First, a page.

The Creative Process

Let's start with the hardware. I use a 2018 iPad Pro 12.9" model with the second-generation Apple Pencil. Then, for software, I use Procreate for the art side of things, and Google Docs for all my planning and plotting - so, Drive, Docs and Sheets. 

I own a Huion GT220 V2 pen display monitor which is a good product for the price - honestly, I think Huion make the best value pen display monitors this side of Wacom - not that I've ever used a Cintiq before. But, working on a pen display monitor that is plugged into a PC or Macbook is, at least to me, cumbersome. You have to turn it on, load the software, sometimes you'll have to make sure the monitor is configured correctly and maybe re-calibrate it. It can take a good 30 minutes or so before you're up and drawing after which you are stuck at your desk. With the iPad and Procreate you just turn it on and start drawing. And you can draw anywhere which is especially handy when you've got three kids. I draw on the commute to and from work, when I'm on the floor with my baby daughter, and when I'm in the waiting room at my elder two daughters' dance studio. All those moments add up to a lot of drawing time.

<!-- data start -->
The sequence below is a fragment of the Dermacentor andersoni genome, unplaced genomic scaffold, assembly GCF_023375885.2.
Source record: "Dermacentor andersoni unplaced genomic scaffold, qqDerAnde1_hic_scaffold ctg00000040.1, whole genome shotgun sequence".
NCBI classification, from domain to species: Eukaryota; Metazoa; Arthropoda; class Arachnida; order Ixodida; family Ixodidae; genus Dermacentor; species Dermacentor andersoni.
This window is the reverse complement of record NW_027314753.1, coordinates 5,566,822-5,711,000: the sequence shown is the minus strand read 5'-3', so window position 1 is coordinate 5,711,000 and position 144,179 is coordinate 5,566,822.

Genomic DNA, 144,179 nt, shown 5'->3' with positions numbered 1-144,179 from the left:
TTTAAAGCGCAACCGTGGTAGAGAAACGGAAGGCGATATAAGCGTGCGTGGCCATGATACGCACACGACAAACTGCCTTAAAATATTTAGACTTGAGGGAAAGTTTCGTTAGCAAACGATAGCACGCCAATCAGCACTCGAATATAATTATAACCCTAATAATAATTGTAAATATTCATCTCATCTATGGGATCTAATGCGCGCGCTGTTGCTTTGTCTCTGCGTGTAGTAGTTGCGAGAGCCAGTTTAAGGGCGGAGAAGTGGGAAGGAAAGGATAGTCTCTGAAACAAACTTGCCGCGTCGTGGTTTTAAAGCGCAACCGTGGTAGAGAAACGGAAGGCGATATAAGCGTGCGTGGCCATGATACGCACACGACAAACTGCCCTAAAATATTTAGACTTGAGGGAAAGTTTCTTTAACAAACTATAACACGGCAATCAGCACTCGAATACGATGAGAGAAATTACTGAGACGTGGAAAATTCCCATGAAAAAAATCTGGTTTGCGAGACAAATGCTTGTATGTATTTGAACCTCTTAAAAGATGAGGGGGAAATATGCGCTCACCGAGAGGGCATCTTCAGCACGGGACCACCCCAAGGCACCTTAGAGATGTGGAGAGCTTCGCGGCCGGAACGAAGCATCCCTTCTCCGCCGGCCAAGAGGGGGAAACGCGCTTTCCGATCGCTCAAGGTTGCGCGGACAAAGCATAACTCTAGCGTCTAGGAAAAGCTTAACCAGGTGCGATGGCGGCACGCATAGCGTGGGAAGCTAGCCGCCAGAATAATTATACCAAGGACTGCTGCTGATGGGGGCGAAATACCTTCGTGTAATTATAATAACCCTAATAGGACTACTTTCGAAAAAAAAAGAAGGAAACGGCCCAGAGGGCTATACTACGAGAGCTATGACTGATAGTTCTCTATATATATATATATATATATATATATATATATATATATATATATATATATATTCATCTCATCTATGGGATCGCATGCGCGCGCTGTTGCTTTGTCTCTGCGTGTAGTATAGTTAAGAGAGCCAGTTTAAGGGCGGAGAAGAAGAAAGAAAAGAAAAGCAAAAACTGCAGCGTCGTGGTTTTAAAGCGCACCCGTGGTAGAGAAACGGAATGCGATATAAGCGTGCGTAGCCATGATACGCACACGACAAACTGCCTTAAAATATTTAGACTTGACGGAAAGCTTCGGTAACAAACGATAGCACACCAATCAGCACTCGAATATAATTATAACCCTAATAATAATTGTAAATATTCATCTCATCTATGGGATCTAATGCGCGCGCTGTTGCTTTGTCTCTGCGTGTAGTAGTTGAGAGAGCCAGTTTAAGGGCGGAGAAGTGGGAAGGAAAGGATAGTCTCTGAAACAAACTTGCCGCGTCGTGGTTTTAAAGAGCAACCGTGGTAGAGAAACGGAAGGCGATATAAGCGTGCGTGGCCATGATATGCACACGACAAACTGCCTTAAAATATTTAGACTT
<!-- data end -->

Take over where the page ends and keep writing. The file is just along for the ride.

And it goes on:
All my pages are done in Procreate from start to finish, including the lettering. Below is a step by step guide of my current process. It is worth noting that I don't stick to any hard and fast rules. This process will grow and change as I develop as a graphic novelist. If and when it happens, I'll be sure to update this page accordingly. Also, please note that I'm not going to discuss the storytelling side of things here. This is purely about my drawing process.

Step 1: Page Layout

When I start a page I usually have a rough idea in mind of how I want it to look. At the very least I know how I want a particular panel to look or how I want the page to end and so use that as a starting point then work my way around it.

I use the template on the left to mark out my page border. The border I use is the second from the edge. I keep all panel frames and text within this border. 

The page itself is 8.5 x 11 inches at 300 dpi. 

© 2019 Wargo